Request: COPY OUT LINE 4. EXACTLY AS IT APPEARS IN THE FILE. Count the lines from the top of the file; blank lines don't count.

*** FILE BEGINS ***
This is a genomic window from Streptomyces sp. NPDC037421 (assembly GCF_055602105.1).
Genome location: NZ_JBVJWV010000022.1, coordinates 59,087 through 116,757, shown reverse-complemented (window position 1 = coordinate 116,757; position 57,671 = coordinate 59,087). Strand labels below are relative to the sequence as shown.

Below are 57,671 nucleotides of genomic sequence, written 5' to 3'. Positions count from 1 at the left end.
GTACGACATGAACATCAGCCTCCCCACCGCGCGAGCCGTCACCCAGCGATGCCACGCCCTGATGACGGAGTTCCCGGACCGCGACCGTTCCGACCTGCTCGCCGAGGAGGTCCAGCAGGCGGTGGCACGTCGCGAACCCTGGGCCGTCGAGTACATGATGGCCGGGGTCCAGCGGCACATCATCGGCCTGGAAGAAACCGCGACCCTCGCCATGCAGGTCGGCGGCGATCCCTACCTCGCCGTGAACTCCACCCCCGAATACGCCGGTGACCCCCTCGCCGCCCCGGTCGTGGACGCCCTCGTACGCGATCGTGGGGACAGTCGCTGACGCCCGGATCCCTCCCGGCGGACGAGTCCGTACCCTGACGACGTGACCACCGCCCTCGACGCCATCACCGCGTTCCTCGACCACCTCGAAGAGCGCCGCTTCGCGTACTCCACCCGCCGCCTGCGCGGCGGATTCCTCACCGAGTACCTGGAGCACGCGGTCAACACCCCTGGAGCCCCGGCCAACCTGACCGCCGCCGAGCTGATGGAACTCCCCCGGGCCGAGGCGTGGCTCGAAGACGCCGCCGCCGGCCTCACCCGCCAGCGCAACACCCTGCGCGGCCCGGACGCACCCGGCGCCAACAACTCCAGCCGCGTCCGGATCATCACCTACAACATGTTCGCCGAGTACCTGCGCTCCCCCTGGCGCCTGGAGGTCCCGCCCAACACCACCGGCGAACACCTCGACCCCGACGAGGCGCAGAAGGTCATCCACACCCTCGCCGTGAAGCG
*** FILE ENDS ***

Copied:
GTACGACATGAACATCAGCCTCCCCACCGCGCGAGCCGTCACCCAGCGATGCCACGCCCTGATGACGGAGTTCCCGGACCGCGACCGTTCCGACCTGCTCGCCGAGGAGGTCCAGCAGGCGGTGGCACGTCGCGAACCCTGGGCCGTCGAGTACATGATGGCCGGGGTCCAGCGGCACATCATCGGCCTGGAAGAAACCGCGACCCTCGCCATGCAGGTCGGCGGCGATCCCTACCTCGCCGTGAACTCCACCCCCGAATACGCCGGTGACCCCCTCGCCGCCCCGGTCGTGGACGCCCTCGTACGCGATCGTGGGGACAGTCGCTGACGCCCGGATCCCTCCCGGCGGACGAGTCCGTACCCTGACGACGTGACCACCGCCCTCGACGCCATCACCGCGTTCCTCGACCACCTCGAAGAGCGCCGCTTCGCGTACTCCACCCGCCGCCTGCGCGGCGGATTCCTCACCGAGTACCTGGAGCACGCGGTCAACACCCCTGGAGCCCCGGCCAACCTGACCGCCGCCGAGCTGATGGAACTCCCCCGGGCCGAGGCGTGGCTCGAAGACGCCGCCGCCGGCCTCACCCGCCAGCGCAACACCCTGCGCGGCCCGGACGCACCCGGCGCCAACAACTCCAGCCGCGTCCGGATCATCACCTACAACATGTTCGCCGAGTACCTGCGCTCCCCCTGGCGCCTGGAGGTCCCGCCCAACACCACCGGCGAACACCTCGACCCCGACGAGGCGCAGAAGGTCATCCACACCCTCGCCGTGAAGCG